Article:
China Piles It On, Government Studio Sues Apple

| Analysis

The government of China continued its campaign against Apple Inc. on Friday, as a government-owned animation studio sued the company. According to South China Morning Post, Shanghai Animation Film Studio is accusing Apple of selling its movies on iTunes without the legal permission to do so and wants 3.3 Yuan (US$531,112) in damages.

The U.S., China, Apple

That's a relatively small amount of money in the Apple-scope of things, but it's the fourth action against Apple from the Chinese government or state-owned companies in the last two weeks. In addition to the reality that state-owned enterprises do as the state wishes, a spokesperson for the company took the opportunity to echo the otherwise unrelated party line in a statement about the suit.

An unnamed spokesperson said, "We want to keep tight-lipped on this case because, as we see it, it's just a litigation in which we want to get compensation [for our product]. It's a sensitive period now since Apple is a big multinational company and it is surrounded by controversies on its practices in China."

The supposed controversies the government minion referred to are accusations that Apple is in some way ripping off Chinese consumers with warranty policies that are both inferior to warranties offered elsewhere and in violation of Chinese law.

The accusation was launched by a state-owned TV show called 315, echoed by party-owned newspaper The People's Daily, acted on by a government bureaucrat who urged authorities to crack down on Apple, and now mentioned in a lawsuit by the state-owned animation studio.

Clearly, the government of China is conducting a campaign against Apple. I wrote a piece on the subject, and Jeff Gamet and I recently discussed it in episode 197 of The Apple Context Machine podcast, but a reader comment added an explanation for this orchestrated campaign I hadn't considered.

Shahid Batalvi suggested that China's actions are “Diplomacy by other means”, saying, "You make life miserable for Huawei and ZTE in USA with your recently enacted law, we will do the same for Apple in China in other ways. You back off, we back off."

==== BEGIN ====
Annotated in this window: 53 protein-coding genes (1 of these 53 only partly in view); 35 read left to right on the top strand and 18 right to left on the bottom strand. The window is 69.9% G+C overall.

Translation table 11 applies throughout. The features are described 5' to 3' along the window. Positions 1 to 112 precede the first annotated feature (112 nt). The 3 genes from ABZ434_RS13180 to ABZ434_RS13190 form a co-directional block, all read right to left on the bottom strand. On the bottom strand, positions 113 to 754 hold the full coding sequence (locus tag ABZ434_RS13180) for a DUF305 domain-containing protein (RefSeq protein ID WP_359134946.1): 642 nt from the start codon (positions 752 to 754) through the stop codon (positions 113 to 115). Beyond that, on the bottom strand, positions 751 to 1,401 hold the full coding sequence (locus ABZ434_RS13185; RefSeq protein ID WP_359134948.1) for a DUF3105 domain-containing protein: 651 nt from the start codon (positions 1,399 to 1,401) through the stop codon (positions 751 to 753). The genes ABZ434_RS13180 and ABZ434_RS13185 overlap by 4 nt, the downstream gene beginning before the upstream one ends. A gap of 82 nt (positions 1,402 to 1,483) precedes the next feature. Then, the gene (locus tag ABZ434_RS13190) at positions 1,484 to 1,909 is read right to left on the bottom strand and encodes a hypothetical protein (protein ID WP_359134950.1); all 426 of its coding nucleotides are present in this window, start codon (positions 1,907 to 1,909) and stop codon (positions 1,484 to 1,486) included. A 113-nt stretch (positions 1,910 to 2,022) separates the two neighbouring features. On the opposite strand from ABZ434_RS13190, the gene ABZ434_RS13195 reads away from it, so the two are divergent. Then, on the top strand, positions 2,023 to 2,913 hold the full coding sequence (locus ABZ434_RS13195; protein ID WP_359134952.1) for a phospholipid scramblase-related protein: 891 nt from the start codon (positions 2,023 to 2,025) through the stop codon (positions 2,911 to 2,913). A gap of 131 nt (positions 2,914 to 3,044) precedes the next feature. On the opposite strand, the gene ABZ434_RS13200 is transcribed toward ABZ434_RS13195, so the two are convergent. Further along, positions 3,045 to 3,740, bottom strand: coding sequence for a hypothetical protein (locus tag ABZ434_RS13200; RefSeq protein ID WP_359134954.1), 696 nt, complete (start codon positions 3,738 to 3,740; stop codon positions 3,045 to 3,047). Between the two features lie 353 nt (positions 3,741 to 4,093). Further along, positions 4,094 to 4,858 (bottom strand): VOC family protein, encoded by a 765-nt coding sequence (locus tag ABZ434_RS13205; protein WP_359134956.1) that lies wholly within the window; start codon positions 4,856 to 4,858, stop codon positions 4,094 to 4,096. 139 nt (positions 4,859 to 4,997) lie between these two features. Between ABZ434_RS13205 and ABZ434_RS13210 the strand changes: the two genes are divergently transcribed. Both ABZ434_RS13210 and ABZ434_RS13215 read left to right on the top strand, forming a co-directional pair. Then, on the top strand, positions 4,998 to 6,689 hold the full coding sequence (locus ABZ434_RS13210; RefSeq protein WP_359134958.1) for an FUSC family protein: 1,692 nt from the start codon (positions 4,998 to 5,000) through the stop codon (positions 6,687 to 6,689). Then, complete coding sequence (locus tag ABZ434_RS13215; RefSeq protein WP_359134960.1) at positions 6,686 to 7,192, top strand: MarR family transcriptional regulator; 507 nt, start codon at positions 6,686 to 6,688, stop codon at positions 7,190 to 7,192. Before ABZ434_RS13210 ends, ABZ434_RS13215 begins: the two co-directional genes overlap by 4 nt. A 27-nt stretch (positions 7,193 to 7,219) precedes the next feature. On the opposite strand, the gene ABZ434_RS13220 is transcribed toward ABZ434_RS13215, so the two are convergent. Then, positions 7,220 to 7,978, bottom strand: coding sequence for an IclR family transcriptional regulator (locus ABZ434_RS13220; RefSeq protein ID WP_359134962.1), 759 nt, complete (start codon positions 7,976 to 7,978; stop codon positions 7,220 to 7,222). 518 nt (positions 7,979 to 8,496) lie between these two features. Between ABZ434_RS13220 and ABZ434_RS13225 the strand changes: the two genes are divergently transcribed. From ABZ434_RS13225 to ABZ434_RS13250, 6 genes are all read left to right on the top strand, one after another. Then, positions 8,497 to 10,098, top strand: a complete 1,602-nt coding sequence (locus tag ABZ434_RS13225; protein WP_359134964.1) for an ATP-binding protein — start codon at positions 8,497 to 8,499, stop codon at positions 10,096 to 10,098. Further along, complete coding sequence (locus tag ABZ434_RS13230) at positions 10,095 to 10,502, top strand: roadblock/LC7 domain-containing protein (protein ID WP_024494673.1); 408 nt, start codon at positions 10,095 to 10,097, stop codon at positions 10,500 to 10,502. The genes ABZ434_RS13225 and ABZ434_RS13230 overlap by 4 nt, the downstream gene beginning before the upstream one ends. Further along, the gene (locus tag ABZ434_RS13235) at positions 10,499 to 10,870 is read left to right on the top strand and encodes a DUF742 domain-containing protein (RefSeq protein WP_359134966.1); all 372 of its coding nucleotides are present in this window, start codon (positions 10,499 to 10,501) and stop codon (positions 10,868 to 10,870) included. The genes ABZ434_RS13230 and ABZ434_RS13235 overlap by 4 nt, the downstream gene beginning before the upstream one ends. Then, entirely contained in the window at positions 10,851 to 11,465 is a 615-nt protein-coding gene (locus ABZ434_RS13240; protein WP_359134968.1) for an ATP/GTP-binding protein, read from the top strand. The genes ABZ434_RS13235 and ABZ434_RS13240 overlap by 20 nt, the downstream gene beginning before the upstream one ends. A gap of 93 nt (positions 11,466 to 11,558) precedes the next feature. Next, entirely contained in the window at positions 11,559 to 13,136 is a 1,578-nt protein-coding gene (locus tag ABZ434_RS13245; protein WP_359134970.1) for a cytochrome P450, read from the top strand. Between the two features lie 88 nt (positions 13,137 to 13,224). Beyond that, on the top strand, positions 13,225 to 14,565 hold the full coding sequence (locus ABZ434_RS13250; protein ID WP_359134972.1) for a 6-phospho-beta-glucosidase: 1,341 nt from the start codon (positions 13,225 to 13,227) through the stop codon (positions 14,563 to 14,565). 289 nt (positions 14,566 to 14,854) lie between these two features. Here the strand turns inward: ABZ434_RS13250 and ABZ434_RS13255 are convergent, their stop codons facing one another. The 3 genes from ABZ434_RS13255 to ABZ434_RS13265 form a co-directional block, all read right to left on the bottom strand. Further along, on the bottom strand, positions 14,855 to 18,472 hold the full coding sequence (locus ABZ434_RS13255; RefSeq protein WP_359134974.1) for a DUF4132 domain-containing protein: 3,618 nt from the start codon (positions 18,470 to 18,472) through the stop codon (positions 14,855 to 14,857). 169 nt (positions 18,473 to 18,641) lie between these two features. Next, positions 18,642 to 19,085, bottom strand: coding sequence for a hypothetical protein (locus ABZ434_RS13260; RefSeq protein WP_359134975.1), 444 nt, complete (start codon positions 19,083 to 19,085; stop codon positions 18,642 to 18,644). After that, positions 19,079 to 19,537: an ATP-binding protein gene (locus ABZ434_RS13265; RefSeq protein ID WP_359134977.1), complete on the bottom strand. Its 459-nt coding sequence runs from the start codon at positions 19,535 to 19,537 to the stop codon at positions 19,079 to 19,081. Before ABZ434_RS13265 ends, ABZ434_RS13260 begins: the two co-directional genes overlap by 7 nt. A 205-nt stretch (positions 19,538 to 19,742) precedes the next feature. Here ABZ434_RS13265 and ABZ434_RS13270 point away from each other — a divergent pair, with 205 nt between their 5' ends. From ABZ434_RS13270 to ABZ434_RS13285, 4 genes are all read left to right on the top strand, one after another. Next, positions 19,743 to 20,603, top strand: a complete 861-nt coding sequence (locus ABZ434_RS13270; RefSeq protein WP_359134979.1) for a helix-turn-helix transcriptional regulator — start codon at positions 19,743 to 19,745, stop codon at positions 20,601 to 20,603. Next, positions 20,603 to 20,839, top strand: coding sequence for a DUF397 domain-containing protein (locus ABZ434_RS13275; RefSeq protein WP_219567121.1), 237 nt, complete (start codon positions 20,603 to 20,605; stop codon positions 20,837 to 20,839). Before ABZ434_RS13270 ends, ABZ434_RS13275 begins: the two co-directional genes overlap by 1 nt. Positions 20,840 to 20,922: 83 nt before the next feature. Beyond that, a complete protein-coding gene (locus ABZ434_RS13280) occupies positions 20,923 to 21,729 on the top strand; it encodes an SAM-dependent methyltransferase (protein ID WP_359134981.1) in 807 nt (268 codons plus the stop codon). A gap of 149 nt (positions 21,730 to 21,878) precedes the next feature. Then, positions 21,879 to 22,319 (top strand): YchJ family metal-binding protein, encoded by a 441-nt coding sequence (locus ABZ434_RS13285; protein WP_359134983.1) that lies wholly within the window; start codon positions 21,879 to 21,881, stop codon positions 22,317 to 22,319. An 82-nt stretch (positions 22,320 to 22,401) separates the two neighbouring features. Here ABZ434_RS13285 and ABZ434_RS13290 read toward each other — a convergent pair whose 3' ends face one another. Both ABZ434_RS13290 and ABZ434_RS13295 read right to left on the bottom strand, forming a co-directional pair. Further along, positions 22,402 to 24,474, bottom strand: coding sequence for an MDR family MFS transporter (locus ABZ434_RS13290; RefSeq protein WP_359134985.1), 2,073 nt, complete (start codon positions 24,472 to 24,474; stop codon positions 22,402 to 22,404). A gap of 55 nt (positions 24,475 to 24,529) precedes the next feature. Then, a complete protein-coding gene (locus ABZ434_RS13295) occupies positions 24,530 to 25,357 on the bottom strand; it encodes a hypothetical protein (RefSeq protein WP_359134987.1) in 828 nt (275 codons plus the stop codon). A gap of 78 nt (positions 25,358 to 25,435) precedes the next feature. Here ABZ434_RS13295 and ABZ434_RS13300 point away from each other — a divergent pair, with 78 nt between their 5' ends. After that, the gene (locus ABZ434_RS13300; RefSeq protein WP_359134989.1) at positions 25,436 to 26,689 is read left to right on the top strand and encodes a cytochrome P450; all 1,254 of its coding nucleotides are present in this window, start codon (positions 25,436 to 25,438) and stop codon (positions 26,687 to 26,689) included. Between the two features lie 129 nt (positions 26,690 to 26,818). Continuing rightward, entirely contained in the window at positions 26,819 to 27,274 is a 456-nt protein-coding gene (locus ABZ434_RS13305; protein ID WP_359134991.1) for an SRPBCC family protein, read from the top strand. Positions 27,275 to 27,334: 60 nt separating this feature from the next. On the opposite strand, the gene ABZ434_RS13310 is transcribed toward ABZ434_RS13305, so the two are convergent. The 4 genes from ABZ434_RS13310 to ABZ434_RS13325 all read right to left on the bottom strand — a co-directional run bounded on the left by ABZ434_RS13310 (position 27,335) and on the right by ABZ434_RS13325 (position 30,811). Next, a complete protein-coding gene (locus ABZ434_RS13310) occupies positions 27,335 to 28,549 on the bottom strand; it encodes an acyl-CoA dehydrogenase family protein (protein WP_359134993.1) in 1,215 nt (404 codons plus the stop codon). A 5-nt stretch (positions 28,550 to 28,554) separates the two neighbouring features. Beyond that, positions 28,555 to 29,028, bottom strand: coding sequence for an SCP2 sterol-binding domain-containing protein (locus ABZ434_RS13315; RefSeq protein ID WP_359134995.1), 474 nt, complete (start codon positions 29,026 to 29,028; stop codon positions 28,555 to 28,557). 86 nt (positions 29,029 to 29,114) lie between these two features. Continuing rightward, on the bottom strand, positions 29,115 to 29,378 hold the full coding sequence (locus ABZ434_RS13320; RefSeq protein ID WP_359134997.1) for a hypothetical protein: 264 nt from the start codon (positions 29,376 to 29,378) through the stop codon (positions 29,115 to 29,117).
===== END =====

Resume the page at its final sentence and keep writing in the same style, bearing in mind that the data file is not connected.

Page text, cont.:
He referred to legislation and regulations in the U.S. aimed at preventing network equipment made by Hauwei and ZTE from being used on U.S. networks. The stated reason is that the equipment could be used by the Chinese government to gather intelligence in the U.S.

Not surprisingly, the Chinese government has expressed outrage over this, and Shahid Batalvi's suggestion is that the government is using Apple as a pawn in this battle. Apple earns billions in China, and by exerting pressure against Apple, the government could hope to turn the tide on the network equipment issue.

This idea has legs, and it's a great reminder that Apple is a big player on a big stage these days. For those of us who followed Apple back when it was a beleaguered company supposedly on the verge of death, it's a strange turn of events,

Worse, it's not something Apple can innovate its way out of. If Apple changes its warranty practices in the face of the government's campaign, China can always find a new reason for harassing Apple and disparaging it in the state-owned media. This battle will be settled by bureaucrats and policy makers, not new products or corporate practices.

Life in the corporate fast lane can be a real bitch.

The action was filed with the Beijing No 2 Intermediate People's Court

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3 Comments

Lee Dronick

He referred to legislation and regulations in the U.S. aimed at preventing network equipment made by Hauwei and ZTE from being used on U.S. networks. The stated reason is that the equipment could be used by the Chinese government to gather intelligence in the U.S.

We have been buying components from them for quite a while. It is possible that they have already put backdoors in some of that stuff?

Anyway, I think that this situation has been brewing for sometime.

aardman

Re: apple tit for huawei tat.

Bingo!  Ding, ding, ding, ding!

Steve

Lee Dronick asks if Hauwei has already put backdoors in their stuff.  I suggest he looks at Nortel.  For the lazy, that almost certainly means yes, they have.  The U.S. Government is not doing this out of spite but out of a demonstrated danger, at least according to a talk from a local FBI Special Agent.

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